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Wide Area Telephone Service

In telecommunication, a Wide Area Telephone Service (WATS) is a toll service offering for customer dial-type telecommunications between a given customer [[[user]]] station and stations within specified geographic rate areas employing a single access line[?] between the customer [user] location and the serving central office. Each access line may be arranged for either outward (OUT-WATS) or inward (IN-WATS) service, or both.

In other words, with "outward WATS" one may make an unlimited number of long distance calls (toll calls), for a fixed price, within pre-determined time and distance constraints. With long distance costs at historic lows, this type of arrangement has become common, and instead of "outward WATS" it is known simply as a "flat-rate plan."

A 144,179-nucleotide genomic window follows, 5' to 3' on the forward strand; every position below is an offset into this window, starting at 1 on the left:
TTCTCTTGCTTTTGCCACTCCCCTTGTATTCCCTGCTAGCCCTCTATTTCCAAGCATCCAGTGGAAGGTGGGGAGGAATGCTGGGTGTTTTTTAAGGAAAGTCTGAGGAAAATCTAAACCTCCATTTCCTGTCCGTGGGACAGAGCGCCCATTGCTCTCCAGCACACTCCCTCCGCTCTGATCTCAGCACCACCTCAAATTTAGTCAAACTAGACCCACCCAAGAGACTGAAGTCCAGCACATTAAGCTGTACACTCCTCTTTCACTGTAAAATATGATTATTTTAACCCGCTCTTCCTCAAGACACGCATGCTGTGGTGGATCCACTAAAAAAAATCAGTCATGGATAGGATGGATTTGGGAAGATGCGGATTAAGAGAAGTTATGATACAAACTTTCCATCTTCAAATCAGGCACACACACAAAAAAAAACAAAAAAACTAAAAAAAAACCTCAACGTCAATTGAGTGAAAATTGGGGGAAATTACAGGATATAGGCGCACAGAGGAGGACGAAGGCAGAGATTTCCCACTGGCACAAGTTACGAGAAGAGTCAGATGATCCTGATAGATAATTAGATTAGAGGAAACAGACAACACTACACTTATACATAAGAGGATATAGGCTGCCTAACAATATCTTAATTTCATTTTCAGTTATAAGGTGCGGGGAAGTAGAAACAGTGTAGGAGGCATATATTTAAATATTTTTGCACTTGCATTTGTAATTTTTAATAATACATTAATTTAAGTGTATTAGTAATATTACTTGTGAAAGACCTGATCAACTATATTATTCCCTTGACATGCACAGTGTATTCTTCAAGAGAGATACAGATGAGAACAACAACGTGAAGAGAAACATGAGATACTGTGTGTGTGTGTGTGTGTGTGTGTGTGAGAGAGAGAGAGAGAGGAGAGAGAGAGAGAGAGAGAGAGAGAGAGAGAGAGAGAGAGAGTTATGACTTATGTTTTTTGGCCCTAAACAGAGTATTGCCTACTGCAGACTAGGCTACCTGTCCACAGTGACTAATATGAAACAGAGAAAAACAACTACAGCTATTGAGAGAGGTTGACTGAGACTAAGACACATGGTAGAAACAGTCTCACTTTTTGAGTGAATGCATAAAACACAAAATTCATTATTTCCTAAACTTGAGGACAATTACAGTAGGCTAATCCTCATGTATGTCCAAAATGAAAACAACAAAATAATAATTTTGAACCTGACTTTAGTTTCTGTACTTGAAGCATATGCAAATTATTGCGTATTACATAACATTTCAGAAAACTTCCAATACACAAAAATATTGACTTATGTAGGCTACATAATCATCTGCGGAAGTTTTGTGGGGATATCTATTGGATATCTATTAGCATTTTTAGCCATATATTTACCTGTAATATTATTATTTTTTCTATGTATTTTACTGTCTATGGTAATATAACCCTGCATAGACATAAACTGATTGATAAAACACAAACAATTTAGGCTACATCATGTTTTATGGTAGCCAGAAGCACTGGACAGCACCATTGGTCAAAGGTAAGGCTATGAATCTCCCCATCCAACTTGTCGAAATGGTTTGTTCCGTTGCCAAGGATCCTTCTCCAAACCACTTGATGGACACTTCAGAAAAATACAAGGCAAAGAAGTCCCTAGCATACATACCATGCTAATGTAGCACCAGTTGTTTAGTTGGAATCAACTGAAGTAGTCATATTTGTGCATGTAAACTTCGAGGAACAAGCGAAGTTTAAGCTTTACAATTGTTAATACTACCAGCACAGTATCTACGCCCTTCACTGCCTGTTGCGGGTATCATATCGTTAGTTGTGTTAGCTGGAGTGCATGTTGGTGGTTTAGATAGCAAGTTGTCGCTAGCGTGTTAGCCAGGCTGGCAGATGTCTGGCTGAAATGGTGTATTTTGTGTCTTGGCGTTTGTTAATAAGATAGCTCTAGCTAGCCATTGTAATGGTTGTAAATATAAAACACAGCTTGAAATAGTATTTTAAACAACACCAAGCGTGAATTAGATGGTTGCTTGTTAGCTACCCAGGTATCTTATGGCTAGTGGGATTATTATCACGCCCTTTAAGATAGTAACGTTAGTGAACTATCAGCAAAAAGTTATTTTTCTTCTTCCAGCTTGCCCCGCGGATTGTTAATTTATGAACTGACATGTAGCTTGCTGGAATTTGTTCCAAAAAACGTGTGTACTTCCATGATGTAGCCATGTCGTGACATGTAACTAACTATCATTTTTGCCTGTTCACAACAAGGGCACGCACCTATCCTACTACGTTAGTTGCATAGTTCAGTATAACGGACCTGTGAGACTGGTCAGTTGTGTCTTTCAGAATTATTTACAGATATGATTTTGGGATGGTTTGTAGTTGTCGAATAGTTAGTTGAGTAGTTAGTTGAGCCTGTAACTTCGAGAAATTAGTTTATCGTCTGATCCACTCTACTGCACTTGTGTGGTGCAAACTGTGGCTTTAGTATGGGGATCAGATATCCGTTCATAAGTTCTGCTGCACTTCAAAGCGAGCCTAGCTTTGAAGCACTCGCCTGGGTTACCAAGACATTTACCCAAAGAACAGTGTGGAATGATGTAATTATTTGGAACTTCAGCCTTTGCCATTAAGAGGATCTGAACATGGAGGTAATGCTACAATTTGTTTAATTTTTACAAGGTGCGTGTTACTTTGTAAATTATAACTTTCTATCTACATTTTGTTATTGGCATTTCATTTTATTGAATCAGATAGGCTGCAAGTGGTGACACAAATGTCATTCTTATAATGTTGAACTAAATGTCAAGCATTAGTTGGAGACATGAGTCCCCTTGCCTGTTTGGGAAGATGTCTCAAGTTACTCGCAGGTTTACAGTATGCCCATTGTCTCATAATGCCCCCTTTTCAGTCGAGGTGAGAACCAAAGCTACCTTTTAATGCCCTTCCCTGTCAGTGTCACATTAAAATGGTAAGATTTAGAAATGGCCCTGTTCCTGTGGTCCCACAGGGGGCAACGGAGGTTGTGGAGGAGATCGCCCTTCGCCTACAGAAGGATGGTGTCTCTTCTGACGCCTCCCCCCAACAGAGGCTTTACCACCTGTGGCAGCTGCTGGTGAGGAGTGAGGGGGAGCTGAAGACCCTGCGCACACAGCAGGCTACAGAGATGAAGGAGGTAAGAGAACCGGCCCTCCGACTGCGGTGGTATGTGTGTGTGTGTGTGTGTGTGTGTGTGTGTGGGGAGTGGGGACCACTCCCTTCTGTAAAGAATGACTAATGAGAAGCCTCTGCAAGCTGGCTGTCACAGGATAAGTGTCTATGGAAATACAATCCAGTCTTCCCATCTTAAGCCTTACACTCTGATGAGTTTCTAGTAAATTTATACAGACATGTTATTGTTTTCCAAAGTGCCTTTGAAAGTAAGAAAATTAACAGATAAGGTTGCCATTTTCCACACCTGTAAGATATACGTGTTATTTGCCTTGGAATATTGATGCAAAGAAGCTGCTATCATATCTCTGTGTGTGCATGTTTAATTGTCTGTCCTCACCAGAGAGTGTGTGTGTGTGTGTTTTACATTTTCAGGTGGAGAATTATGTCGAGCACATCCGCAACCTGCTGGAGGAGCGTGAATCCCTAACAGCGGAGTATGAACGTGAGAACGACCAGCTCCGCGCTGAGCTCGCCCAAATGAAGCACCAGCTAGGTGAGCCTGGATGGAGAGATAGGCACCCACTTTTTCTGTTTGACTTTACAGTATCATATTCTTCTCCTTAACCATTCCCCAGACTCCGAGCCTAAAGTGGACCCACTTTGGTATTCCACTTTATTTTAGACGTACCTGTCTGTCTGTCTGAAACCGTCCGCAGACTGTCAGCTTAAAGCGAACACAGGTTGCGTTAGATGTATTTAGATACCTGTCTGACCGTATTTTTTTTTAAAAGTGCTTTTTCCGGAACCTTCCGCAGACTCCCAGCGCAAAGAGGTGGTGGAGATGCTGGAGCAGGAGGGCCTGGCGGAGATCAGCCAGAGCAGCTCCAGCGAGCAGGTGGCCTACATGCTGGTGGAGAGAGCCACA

With "inward WATS," subscribers are issued a toll-free telephone number, typically beginning with a designated toll-free area code such as "800" or "888," and anyone may call that number without having to pay a toll charge. The recipient pays for the calls at a flat rate or other predetermined rate. "Inward WATS" service is available with Automatic Number Identification, a form of super-Caller ID.

Note: The offering is for fixed-rate inter- and intra-LATA[?] services measured by zones and hours.

Source: from Federal Standard 1037C and from the Code of Federal Regulations, Telecommunications Parts 0-199

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